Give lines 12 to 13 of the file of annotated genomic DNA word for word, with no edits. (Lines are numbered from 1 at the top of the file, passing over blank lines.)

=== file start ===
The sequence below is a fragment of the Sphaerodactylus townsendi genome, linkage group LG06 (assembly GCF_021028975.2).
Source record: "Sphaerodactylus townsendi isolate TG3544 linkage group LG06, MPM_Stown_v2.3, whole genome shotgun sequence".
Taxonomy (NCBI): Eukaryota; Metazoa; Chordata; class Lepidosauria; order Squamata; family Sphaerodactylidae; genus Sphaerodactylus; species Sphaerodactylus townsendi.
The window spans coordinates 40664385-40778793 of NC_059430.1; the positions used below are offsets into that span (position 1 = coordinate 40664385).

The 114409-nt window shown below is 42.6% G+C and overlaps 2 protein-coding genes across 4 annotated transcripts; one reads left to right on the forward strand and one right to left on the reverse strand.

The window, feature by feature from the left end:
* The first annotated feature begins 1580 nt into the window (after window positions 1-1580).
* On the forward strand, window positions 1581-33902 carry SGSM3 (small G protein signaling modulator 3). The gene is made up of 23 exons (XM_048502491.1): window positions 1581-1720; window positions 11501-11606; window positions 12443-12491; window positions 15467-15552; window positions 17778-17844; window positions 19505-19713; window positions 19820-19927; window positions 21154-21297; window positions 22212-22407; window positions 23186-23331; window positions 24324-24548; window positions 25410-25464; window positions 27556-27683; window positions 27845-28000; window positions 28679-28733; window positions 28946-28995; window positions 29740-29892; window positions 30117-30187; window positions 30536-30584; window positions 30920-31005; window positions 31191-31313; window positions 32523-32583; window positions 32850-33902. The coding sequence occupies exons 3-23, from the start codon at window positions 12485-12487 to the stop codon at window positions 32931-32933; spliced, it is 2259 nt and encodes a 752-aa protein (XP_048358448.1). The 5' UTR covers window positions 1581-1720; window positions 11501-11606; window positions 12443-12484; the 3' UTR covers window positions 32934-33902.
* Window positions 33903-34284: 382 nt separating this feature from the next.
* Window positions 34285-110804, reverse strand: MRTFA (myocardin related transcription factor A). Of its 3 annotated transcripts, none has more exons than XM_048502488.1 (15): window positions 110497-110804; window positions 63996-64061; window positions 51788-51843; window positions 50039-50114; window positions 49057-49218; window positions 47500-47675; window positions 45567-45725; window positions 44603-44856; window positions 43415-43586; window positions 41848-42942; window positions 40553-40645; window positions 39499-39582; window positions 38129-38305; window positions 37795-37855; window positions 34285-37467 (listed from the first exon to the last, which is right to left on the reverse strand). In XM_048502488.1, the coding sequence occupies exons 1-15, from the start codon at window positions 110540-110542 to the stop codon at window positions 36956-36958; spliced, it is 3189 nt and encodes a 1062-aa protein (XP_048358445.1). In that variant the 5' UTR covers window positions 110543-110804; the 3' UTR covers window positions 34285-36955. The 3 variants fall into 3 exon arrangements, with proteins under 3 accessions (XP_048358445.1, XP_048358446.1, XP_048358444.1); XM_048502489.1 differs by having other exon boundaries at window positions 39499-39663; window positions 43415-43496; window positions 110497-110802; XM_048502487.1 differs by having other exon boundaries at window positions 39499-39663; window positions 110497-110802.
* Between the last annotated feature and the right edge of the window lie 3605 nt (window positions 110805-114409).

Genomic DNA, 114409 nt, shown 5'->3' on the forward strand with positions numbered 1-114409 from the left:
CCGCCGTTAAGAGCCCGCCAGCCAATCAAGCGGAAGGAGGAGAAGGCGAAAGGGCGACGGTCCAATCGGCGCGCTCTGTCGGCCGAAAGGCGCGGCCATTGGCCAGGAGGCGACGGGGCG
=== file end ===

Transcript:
Genomic DNA, 114409 nt, shown 5'->3' on the forward strand with positions numbered 1-114409 from the left:
CCGCCGTTAAGAGCCCGCCAGCCAATCAAGCGGAAGGAGGAGAAGGCGAAAGGGCGACGGTCCAATCGGCGCGCTCTGTCGGCCGAAAGGCGCGGCCATTGGCCAGGAGGCGACGGGGCG